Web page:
Ajit Pai wants to build a platform supportive of digital empowerment. “Are you connected or are you not” is the question he’s most focused on answering as the recently minted Chairman of the Federal Communications Commission. Today, as the FCC embarks upon the second Open Commission meeting since Pai’s Chairmanship began just one-month ago, the three member panel will address issues related to universal service reform, the Connect America Fund, authorizing permissive use of the ‘next generation’ broadcast television standard, revitalization of the AM radio service, the small business exemption from the open Internet enhanced reporting requirement, and comprehensive review of the FCC Uniform System of Accounts.
Pai’s agenda is robust yet simple: he’s focused on strategies for addressing the digital divide. As he noted recently during the Multicultural Media, Telecom, and Internet Council’s (MMTC) Broadband and Social Justice Forum, “there will be no higher priority in my Administration than closing the digital divide.” To meet that goal, Pai has already been busy at work advancing several proposals and practices to enhance investment and promote a regulatory climate conducive to increasing broadband deployment, adoption, and entrepreneurial innovation reliant on next generation networks and high-speed Internet connectivity.
Among his early acts, Pai extended $170 million to the Connect America Fund to provide broadband in upstate New York. The goal, he said, was “uniting to deliver digital opportunity to people who are currently on the wrong side of the digital divide.” He’s also advanced a proposal for phase two of the FCC’s Mobility Fund to ensure that every American has access to 4G LTE services. During today’s meeting, the Commission will also vote to finalize its rules for allocating $2 billion for the Connect America fund to increase fixed broadband service across the country.
Chairman Pai also authorized the creation of a Broadband Deployment Advisory Committee, which will advise the Commission on concrete ways to remove barriers to broadband deployment and adoption. Applications were due on February 15, 2017, and the first convening of the advisory body will take place sometime during the first quarter.
Since replacing Tom Wheeler as Chair of the FCC, Pai has also reversed action taken under the previous Commission to investigate free data services, saying “going forward, the FCC will not focus on denying consumers competitive alternatives in the marketplace. Instead, we’re going to focus on expanding broadband deployment, promoting competition, and encouraging more innovative service offerings.” Borrowing from a 2016 white paper authored by MMTC, Pai declared that “the availability of a diverse array of free data options is critical to efforts focused on closing the digital divide because they represent a viable work around to data cap costs, and are generally an appealing feature to non-adopters.”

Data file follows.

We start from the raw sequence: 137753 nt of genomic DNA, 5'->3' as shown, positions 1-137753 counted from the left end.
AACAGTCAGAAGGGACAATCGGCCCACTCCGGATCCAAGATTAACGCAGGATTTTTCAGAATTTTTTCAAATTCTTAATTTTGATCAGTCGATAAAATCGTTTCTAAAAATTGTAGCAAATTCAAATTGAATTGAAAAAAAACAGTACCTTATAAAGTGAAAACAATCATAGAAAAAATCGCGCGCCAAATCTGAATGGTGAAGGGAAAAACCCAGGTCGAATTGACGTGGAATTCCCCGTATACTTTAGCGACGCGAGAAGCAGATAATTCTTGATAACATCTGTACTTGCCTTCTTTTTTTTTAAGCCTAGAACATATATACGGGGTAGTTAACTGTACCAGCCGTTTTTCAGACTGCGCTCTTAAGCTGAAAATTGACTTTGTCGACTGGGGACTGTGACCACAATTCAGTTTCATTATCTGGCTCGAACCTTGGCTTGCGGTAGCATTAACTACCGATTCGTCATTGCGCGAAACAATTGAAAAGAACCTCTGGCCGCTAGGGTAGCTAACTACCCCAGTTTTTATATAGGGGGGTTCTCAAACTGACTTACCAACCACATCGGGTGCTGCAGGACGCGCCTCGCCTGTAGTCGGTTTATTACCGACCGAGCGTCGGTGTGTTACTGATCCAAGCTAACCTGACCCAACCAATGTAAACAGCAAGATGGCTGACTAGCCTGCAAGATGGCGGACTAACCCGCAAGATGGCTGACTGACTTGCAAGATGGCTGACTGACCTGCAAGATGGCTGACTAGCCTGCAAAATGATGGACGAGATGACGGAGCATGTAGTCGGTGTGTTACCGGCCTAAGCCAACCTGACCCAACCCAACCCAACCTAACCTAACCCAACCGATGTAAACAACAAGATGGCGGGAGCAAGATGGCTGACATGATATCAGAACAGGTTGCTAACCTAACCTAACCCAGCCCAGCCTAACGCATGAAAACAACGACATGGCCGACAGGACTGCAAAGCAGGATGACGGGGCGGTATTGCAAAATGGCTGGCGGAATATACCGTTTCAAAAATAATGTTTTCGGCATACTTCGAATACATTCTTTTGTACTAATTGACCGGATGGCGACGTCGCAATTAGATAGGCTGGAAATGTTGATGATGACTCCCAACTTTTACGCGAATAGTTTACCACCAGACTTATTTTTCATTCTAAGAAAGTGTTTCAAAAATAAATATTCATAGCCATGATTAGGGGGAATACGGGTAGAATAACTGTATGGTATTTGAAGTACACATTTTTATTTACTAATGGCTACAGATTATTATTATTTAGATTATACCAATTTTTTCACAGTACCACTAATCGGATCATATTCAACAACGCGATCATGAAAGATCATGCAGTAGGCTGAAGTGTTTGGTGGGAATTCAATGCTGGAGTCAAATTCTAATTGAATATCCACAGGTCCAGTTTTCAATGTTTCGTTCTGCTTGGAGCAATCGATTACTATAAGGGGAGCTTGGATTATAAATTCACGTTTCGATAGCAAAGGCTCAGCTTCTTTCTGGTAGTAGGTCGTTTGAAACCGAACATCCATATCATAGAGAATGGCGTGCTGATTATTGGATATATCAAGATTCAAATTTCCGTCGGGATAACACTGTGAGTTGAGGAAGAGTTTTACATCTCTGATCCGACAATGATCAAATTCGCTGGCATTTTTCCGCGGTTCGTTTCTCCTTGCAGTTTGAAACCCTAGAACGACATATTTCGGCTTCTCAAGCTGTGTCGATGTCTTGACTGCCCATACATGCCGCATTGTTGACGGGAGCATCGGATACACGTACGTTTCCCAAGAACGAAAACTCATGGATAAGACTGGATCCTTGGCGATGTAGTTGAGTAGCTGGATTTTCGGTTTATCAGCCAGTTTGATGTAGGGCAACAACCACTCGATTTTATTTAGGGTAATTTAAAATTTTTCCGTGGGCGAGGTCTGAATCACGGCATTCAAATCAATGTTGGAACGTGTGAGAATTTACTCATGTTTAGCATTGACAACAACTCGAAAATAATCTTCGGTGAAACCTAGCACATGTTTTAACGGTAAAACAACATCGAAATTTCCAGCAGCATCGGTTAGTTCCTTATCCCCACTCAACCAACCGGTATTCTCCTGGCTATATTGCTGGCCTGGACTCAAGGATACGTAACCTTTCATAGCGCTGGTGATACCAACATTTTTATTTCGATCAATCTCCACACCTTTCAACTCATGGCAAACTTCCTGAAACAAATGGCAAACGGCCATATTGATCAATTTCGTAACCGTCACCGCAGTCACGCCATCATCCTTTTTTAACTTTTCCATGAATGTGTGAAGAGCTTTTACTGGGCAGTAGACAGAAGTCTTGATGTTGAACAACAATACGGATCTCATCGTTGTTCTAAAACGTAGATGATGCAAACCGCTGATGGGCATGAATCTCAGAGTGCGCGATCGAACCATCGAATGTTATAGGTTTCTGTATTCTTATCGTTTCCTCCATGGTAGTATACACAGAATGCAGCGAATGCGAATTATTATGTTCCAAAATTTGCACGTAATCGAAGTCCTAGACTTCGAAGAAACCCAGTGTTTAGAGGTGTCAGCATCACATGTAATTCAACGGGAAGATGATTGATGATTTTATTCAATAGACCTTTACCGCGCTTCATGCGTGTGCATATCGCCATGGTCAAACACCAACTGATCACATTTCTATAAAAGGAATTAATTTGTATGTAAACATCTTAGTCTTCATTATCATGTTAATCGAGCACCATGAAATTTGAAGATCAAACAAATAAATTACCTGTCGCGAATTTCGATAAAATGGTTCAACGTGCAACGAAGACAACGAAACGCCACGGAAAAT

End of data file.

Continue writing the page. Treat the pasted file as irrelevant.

In the early days of his Chairmanship, Pai has also been a fervent champion of Gigabit Opportunity Zones, a concept he advanced last September prior to their being any indication of who the next FCC Chairman would be. Warning of the dangers of digital redlining, where too many Americans get left behind because the business case doesn’t support broadband build out to areas that yield a low return on investment, Pai’s vision for the Gigabit Opportunity Zones is that they will “provide financial incentives for Internet service providers to deploy gigabit broadband service in low-income neighborhoods – any region, from a city block to a rural county, in which the average income is 75% or less than the national median.” They are also meant to “provide tax incentives for Internet service providers to deploy in those areas,” as well as “encourage local and state governments to make sure that their regulatory framework is one that is broadband friendly.” This framework is also meant to “encourage tax incentives of all kinds for start ups, not just in the technology space, to take advantage of this technology, to set up shop in these low-income and rural areas to create jobs so that people who are currently in those neighborhoods who have ideas, who have that entrepreneurial spirit can take advantage of it, instead of just letting those ideas whither on the vine.”
Believing that digital connectivity is “critical empowerment issue of the 21st century,” Pai is on the hunt for powerful tools and platforms that can be used in closing the digital divide that “too often separates those Americans who have, and those who do not.” His concern expands beyond members of low-income communities and includes the diverse array of Americans who live disconnected in rural America as well, which is why he’s encouraging expanded mobile carriage zones and a build out dividend for communications carriers in rural communities.
With a desire to regulate above the ultra-partisan morass that crippled the FCC’s decision-making process under the last Administration, Pai hopes to lead this new Commission in bi-partisan policymaking that serves American consumers first by leveraging progressive synergies with the corporate entities and governmental bodies responsible for ensuring that rich connectivity is not just a possibility, but a reality for all people.